While there are methods to prospectively validate the robustness of machine learning models to such dataset drifts, existing approaches do not account for explicit models of the primary object of interest: the data. This makes it difficult to create physically faithful drift test cases or to provide specifications of data models that should be avoided when deploying a machine learning model. In this study, we demonstrate how these shortcomings can be overcome…
Jetraw images and functions may be used in end-to-end models to generate synthetic data with statistics matching those of genuine raw images, and play an important role in data-centric AI methodologies. Here we show how these features are used for a machine-learning task: the segmentation of cars in an urban, suburban and rural environment. Starting from a drone and airship image dataset in the Jetraw format (with calibrated sensor and optics), we use an end-to-end model to emulate realistic satellite raw images with on-demand parameters.
Interestingly, a recent metrologically accurate algorithm, offering up to 10:1 compression ratio, provides a prediction spread equivalent to that stemming from raw noise. The method described here allows to set a lower bound to the predictive uncertainty of a SL task and can be generalized to determine the statistical distortions originated from a variety of processing pipelines in AI-assisted fields.
In this work, we target the paper-to-practice gap by applying an ML4H audit framework proposed by the ITU/WHO Focus Group on Artificial Intelligence for Health (FG-AI4H) to three use cases: diagnostic prediction of diabetic retinopathy, diagnostic prediction of Alzheimer’s disease, and cytomorphologic classification for leukemia diagnostics.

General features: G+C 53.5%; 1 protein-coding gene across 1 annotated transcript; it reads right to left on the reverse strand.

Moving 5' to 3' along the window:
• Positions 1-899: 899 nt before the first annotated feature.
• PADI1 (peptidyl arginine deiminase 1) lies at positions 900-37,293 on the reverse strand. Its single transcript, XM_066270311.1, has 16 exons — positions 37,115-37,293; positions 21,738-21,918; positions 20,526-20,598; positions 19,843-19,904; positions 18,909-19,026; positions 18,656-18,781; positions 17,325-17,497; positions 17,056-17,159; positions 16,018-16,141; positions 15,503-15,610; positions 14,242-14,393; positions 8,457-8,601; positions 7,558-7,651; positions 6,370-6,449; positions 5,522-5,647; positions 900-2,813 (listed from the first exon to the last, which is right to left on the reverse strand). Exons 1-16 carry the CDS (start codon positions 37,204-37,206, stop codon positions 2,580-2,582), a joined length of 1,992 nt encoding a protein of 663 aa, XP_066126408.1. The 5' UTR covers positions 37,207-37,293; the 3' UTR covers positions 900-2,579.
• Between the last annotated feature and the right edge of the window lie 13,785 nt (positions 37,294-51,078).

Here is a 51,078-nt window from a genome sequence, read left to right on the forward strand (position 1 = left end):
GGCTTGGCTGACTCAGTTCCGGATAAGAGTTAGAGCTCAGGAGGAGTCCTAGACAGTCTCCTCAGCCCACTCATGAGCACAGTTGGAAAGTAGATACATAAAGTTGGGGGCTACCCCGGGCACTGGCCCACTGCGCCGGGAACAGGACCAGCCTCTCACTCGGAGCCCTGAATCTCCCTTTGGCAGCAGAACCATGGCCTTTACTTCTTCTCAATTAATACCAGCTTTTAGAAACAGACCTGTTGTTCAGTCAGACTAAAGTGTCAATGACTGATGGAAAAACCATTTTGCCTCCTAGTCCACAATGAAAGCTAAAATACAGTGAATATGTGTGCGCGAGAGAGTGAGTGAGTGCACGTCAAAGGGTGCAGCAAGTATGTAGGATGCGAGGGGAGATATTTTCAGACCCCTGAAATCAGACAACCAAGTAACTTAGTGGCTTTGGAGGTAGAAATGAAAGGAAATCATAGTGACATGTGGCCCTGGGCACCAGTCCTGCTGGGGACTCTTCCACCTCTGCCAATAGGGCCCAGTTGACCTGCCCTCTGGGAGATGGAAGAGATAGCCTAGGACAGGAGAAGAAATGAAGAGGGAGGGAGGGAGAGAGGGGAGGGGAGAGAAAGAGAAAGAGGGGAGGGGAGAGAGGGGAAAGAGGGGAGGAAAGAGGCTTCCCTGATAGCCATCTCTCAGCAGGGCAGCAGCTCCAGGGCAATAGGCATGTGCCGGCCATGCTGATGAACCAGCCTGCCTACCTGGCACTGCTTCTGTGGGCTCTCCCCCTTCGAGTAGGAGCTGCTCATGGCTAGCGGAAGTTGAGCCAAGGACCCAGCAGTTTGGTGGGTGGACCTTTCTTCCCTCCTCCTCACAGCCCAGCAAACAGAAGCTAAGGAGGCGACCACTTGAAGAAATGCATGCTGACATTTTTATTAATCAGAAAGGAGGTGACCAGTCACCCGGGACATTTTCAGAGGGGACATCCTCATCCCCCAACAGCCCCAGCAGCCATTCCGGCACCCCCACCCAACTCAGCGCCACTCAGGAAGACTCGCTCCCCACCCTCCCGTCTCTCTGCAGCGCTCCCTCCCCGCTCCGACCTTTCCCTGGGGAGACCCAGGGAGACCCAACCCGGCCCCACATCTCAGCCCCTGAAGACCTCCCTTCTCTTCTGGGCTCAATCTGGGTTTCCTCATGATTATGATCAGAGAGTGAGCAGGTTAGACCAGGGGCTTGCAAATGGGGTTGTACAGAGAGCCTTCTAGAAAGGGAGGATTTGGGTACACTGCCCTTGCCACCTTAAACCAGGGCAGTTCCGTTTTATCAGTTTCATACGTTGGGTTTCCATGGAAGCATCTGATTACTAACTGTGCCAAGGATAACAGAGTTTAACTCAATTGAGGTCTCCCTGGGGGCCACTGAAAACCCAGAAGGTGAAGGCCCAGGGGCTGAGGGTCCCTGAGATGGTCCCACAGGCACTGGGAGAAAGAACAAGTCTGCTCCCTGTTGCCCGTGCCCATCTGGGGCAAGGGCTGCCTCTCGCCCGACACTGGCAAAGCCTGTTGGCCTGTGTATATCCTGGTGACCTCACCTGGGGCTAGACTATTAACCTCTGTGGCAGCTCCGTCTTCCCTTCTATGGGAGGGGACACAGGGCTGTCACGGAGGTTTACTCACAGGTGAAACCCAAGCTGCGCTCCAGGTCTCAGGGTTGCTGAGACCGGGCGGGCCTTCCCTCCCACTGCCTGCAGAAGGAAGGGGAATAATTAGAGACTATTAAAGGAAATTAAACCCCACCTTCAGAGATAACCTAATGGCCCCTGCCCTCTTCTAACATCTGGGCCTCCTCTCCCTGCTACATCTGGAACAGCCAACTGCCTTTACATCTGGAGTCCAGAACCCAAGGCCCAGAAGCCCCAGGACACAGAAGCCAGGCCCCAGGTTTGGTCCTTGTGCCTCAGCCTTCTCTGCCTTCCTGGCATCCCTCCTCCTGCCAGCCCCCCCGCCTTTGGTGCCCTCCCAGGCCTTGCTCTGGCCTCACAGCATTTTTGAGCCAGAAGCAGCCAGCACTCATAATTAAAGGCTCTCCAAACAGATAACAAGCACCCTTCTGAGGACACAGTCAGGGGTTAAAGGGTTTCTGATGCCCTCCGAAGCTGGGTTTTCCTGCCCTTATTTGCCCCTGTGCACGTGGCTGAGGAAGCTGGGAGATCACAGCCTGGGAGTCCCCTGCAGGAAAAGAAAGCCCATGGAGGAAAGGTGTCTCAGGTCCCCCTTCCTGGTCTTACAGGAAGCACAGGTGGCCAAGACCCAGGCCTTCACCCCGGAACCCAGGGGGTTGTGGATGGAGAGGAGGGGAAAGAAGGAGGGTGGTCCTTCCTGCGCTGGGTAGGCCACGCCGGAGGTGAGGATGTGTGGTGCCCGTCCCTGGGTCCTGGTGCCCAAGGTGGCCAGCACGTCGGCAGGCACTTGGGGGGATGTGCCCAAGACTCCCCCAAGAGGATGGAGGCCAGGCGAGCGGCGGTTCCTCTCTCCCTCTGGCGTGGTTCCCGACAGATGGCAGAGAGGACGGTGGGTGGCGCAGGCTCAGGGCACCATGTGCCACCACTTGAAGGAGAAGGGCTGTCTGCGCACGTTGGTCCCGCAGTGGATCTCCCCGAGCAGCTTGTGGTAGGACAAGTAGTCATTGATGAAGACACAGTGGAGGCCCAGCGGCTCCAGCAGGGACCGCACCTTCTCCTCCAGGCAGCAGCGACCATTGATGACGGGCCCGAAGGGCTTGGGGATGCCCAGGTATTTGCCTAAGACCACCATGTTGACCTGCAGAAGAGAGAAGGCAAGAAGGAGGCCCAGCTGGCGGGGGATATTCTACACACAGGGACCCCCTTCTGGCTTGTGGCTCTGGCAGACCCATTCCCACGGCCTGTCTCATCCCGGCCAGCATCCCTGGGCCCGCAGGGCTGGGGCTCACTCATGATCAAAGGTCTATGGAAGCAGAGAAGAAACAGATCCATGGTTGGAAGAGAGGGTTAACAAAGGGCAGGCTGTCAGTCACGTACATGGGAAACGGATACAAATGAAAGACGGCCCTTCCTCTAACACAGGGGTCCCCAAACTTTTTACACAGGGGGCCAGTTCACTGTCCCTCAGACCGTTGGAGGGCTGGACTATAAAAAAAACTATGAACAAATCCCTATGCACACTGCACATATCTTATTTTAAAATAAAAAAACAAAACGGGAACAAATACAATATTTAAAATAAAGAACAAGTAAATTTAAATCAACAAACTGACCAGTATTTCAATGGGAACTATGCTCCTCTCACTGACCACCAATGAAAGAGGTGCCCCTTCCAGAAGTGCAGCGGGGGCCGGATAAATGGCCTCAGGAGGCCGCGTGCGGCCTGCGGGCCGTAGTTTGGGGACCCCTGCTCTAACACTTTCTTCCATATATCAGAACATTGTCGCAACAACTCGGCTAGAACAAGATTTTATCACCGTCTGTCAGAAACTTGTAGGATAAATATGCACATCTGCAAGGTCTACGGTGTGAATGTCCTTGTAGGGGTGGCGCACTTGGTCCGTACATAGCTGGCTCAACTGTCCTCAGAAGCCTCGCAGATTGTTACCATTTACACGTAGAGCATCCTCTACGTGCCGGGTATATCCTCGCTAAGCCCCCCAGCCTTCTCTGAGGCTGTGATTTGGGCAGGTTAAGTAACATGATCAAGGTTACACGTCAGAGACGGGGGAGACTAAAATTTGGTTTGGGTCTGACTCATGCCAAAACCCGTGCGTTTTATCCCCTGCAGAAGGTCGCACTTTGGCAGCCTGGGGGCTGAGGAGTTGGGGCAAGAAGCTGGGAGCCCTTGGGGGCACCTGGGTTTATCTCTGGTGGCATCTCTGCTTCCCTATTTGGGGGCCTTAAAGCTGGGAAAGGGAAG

The current movement towards increased use of lossy compression is highly risky, because even careful and tedious parameter tuning cannot guarantee that no applications are compromised. We implemented and validated a compression method that simultaneously provides a strong data reduction and preserves analysis results for all possible applications.
In this paper, we discuss requirements for compression tuned for machine vision, demonstrate an implementation achieving a compression ratio in the range 5:1–10:1 at a rate 200 MB/s/core in software and 400 MB/s on a VHDL FPGA simulation having a 5k-LUT footprint. We also show that adding a machine-learning component to our compressor increases the compression ratio by 10% and allows for easy portability of an otherwise complex algorithm on enterogenous architectures.